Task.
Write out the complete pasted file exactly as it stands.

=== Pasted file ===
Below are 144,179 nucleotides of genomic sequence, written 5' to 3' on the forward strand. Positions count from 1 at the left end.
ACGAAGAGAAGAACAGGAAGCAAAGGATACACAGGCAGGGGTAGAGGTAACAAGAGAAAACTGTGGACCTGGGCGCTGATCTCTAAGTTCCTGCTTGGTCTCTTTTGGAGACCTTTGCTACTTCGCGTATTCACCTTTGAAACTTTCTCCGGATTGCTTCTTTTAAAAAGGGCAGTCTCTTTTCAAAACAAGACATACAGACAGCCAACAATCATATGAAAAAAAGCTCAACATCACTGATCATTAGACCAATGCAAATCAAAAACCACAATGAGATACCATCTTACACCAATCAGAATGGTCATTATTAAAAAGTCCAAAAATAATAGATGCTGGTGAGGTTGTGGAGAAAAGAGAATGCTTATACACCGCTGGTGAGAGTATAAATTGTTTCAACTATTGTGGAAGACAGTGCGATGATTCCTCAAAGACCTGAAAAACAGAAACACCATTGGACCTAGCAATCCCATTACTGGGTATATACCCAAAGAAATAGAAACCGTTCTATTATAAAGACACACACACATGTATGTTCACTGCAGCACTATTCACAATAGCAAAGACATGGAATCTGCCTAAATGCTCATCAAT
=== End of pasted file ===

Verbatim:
Below are 144,179 nucleotides of genomic sequence, written 5' to 3' on the forward strand. Positions count from 1 at the left end.
ACGAAGAGAAGAACAGGAAGCAAAGGATACACAGGCAGGGGTAGAGGTAACAAGAGAAAACTGTGGACCTGGGCGCTGATCTCTAAGTTCCTGCTTGGTCTCTTTTGGAGACCTTTGCTACTTCGCGTATTCACCTTTGAAACTTTCTCCGGATTGCTTCTTTTAAAAAGGGCAGTCTCTTTTCAAAACAAGACATACAGACAGCCAACAATCATATGAAAAAAAGCTCAACATCACTGATCATTAGACCAATGCAAATCAAAAACCACAATGAGATACCATCTTACACCAATCAGAATGGTCATTATTAAAAAGTCCAAAAATAATAGATGCTGGTGAGGTTGTGGAGAAAAGAGAATGCTTATACACCGCTGGTGAGAGTATAAATTGTTTCAACTATTGTGGAAGACAGTGCGATGATTCCTCAAAGACCTGAAAAACAGAAACACCATTGGACCTAGCAATCCCATTACTGGGTATATACCCAAAGAAATAGAAACCGTTCTATTATAAAGACACACACACATGTATGTTCACTGCAGCACTATTCACAATAGCAAAGACATGGAATCTGCCTAAATGCTCATCAAT